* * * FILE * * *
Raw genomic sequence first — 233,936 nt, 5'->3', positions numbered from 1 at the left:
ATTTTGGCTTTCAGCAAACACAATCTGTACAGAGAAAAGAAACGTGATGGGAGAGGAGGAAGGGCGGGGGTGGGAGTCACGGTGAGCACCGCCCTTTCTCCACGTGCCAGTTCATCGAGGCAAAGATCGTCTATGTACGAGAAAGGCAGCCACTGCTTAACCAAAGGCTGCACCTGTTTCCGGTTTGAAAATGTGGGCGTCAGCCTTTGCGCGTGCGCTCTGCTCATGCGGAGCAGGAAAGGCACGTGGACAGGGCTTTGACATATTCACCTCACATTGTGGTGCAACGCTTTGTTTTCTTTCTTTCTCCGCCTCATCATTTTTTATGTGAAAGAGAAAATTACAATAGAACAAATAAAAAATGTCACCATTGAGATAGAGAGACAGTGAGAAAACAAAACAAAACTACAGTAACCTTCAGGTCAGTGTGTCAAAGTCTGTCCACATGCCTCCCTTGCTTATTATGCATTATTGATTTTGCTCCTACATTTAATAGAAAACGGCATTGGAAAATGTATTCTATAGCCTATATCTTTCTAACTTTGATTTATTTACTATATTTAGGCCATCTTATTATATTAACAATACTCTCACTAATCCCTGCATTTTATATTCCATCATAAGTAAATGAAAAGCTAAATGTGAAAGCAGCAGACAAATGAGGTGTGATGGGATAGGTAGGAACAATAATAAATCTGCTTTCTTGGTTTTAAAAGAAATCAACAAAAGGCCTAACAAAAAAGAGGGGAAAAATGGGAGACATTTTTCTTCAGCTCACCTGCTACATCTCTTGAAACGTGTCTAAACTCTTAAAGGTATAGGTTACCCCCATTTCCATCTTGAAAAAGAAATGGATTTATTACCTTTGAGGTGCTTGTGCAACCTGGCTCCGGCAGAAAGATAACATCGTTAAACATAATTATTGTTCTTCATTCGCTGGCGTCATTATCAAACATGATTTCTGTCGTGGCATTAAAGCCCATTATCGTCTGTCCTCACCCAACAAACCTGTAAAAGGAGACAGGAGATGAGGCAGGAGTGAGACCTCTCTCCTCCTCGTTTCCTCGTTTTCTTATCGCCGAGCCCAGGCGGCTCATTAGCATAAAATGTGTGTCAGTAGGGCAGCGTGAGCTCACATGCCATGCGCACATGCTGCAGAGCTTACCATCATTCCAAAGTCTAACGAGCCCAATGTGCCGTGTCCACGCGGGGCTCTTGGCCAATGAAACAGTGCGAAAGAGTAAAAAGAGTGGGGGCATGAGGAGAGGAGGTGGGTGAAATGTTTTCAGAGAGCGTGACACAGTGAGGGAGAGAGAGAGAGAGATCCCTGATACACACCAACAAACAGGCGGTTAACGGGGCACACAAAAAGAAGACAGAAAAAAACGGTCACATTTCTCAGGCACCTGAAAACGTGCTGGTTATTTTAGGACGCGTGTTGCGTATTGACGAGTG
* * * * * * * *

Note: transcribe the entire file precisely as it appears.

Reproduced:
Raw genomic sequence first — 233,936 nt, 5'->3', positions numbered from 1 at the left:
ATTTTGGCTTTCAGCAAACACAATCTGTACAGAGAAAAGAAACGTGATGGGAGAGGAGGAAGGGCGGGGGTGGGAGTCACGGTGAGCACCGCCCTTTCTCCACGTGCCAGTTCATCGAGGCAAAGATCGTCTATGTACGAGAAAGGCAGCCACTGCTTAACCAAAGGCTGCACCTGTTTCCGGTTTGAAAATGTGGGCGTCAGCCTTTGCGCGTGCGCTCTGCTCATGCGGAGCAGGAAAGGCACGTGGACAGGGCTTTGACATATTCACCTCACATTGTGGTGCAACGCTTTGTTTTCTTTCTTTCTCCGCCTCATCATTTTTTATGTGAAAGAGAAAATTACAATAGAACAAATAAAAAATGTCACCATTGAGATAGAGAGACAGTGAGAAAACAAAACAAAACTACAGTAACCTTCAGGTCAGTGTGTCAAAGTCTGTCCACATGCCTCCCTTGCTTATTATGCATTATTGATTTTGCTCCTACATTTAATAGAAAACGGCATTGGAAAATGTATTCTATAGCCTATATCTTTCTAACTTTGATTTATTTACTATATTTAGGCCATCTTATTATATTAACAATACTCTCACTAATCCCTGCATTTTATATTCCATCATAAGTAAATGAAAAGCTAAATGTGAAAGCAGCAGACAAATGAGGTGTGATGGGATAGGTAGGAACAATAATAAATCTGCTTTCTTGGTTTTAAAAGAAATCAACAAAAGGCCTAACAAAAAAGAGGGGAAAAATGGGAGACATTTTTCTTCAGCTCACCTGCTACATCTCTTGAAACGTGTCTAAACTCTTAAAGGTATAGGTTACCCCCATTTCCATCTTGAAAAAGAAATGGATTTATTACCTTTGAGGTGCTTGTGCAACCTGGCTCCGGCAGAAAGATAACATCGTTAAACATAATTATTGTTCTTCATTCGCTGGCGTCATTATCAAACATGATTTCTGTCGTGGCATTAAAGCCCATTATCGTCTGTCCTCACCCAACAAACCTGTAAAAGGAGACAGGAGATGAGGCAGGAGTGAGACCTCTCTCCTCCTCGTTTCCTCGTTTTCTTATCGCCGAGCCCAGGCGGCTCATTAGCATAAAATGTGTGTCAGTAGGGCAGCGTGAGCTCACATGCCATGCGCACATGCTGCAGAGCTTACCATCATTCCAAAGTCTAACGAGCCCAATGTGCCGTGTCCACGCGGGGCTCTTGGCCAATGAAACAGTGCGAAAGAGTAAAAAGAGTGGGGGCATGAGGAGAGGAGGTGGGTGAAATGTTTTCAGAGAGCGTGACACAGTGAGGGAGAGAGAGAGAGAGATCCCTGATACACACCAACAAACAGGCGGTTAACGGGGCACACAAAAAGAAGACAGAAAAAAACGGTCACATTTCTCAGGCACCTGAAAACGTGCTGGTTATTTTAGGACGCGTGTTGCGTATTGACGAGTG